MIAMI — The Third District Court of Appeal for the State of Florida issued an opinion affirming an order granting a motion for class certification in a lawsuit against the Miami-Dade Expressway Authority (MDX) and others.
The opinion was filed on June 27. The appeal was from a non-final order from Miami-Dade County Circuit Court where Judge John W. Thornton Jr. was presiding.
The appeal was before Leslie B. Rothenberg, Vance E. Salter and Robert J. Luck. Salter authored the majority opinion. Rothenberg dissented and authored a separate opinion.
Tropical Trailer Leasing and eight other co-plaintiffs lease trailers and MDX began a program called SunPass in 2010 that charged for tolls. If a truck did not have a SunPass transponder, a video "toll by plate" system was in place that charged the trailer's owner for the tolls.
MDX was charging the plaintiffs for the full five-axle toll even though they had the capability to charge the front tag that belonged to the driver for its portion of the toll. MDX made no attempt to identify the drivers of the trucks and the plaintiffs sued.
The plaintiffs argued the "toll by plate" system was unlawfully charging them tolls when third parties were towing their trailers. They argued that Florida statutes stated that the drivers were responsible for the toll and not the trailer owners.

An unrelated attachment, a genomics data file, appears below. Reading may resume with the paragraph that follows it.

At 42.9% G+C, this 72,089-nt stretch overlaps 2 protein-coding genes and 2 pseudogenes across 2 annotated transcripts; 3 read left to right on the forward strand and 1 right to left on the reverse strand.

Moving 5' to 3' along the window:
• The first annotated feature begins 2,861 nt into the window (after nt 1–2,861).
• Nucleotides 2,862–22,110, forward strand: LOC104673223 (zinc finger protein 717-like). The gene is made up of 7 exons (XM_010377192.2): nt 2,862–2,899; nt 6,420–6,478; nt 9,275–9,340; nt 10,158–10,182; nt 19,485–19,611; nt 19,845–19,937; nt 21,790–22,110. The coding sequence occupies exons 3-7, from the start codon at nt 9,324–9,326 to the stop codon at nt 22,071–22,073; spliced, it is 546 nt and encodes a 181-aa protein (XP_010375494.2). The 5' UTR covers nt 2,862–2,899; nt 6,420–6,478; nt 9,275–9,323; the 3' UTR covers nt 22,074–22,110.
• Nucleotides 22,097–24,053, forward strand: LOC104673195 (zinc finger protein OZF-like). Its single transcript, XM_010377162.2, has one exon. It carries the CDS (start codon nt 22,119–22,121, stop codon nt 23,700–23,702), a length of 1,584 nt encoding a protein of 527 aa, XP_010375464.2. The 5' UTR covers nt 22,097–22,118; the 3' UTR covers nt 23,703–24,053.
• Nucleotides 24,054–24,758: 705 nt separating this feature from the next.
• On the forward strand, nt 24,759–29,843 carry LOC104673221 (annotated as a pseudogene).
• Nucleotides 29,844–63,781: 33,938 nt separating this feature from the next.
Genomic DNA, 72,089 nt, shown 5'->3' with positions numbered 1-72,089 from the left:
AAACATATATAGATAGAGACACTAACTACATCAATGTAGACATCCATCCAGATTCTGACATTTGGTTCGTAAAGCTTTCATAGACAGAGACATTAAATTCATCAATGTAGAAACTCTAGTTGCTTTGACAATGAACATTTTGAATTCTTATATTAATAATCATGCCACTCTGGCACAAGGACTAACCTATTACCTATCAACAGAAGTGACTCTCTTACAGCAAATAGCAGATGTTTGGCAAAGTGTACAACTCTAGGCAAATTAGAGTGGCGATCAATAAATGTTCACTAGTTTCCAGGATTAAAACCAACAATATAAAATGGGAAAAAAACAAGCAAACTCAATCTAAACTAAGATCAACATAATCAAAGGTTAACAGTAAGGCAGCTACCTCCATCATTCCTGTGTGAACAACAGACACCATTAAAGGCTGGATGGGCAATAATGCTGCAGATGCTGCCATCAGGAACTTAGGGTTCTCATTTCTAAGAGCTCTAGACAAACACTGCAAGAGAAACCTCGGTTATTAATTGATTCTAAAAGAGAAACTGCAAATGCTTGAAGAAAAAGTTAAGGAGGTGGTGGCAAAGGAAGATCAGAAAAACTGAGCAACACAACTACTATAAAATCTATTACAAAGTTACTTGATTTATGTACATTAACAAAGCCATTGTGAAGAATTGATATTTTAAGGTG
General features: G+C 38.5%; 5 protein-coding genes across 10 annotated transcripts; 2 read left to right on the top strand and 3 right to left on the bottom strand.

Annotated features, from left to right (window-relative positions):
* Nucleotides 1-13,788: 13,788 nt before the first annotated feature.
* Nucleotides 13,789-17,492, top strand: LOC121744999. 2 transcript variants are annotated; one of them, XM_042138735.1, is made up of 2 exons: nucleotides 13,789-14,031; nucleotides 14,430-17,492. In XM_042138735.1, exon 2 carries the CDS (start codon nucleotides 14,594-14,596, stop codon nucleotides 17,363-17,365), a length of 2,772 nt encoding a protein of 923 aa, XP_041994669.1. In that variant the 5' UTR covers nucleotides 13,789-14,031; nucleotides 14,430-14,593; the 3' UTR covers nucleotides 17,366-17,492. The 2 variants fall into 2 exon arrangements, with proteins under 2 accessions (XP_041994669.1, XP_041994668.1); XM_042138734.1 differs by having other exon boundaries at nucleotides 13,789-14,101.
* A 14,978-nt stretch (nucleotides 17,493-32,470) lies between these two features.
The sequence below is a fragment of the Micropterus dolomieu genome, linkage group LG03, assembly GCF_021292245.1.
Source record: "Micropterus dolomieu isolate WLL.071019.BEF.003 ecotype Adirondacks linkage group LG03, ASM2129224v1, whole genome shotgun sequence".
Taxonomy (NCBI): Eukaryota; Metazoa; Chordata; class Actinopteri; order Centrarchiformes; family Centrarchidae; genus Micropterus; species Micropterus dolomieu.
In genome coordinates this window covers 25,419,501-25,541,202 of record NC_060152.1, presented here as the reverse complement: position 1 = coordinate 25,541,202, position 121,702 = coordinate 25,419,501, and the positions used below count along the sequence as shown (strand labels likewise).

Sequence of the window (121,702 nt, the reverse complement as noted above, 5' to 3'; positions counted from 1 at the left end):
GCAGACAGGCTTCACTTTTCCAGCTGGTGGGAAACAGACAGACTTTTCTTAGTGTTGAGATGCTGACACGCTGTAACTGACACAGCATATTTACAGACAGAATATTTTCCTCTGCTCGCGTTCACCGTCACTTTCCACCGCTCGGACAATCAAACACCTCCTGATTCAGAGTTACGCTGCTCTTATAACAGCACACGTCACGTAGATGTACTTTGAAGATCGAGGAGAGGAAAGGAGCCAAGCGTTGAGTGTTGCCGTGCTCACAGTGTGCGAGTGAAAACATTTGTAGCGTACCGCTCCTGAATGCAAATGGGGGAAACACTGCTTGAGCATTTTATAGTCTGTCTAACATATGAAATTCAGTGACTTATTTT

Class certification was granted in the case and MDX appealed the order granting the certification.
The appeals court ruled the class certification motion was "thoroughly briefed and argued by experienced counsel on both sides," and that the evidentiary hearing included substantial evidence establishing what was required for class certification.
"The very nature of the claim—allegedly-improper toll charges on heavily-traveled expressways with tens of thousands of pertinent billings—supports the adjudication of the claims as a class action," Salter wrote. "No single trailer owner could cost-effectively maintain such an action, seeking reimbursement for a series of charges of a few dollars per 'Toll by Plate' billing."
Rothenberg noted in her dissent that she felt the trial court erred when it found that the numerosity requirement was satisfied. She called the certified class overbroad.
"Our standard of review is not de novo, but the abuse of discretion standard of review is not a rubber stamp," she wrote.
Rothenberg wrote that Tropical Trailer failed to produce evidence to prove that the joinder of proper class members was impracticable.
"This shortcoming is fatal to the remainder of the class certification analysis," she wrote. "Therefore, the trial court abused its discretion by granting Tropical’s motion for class certification."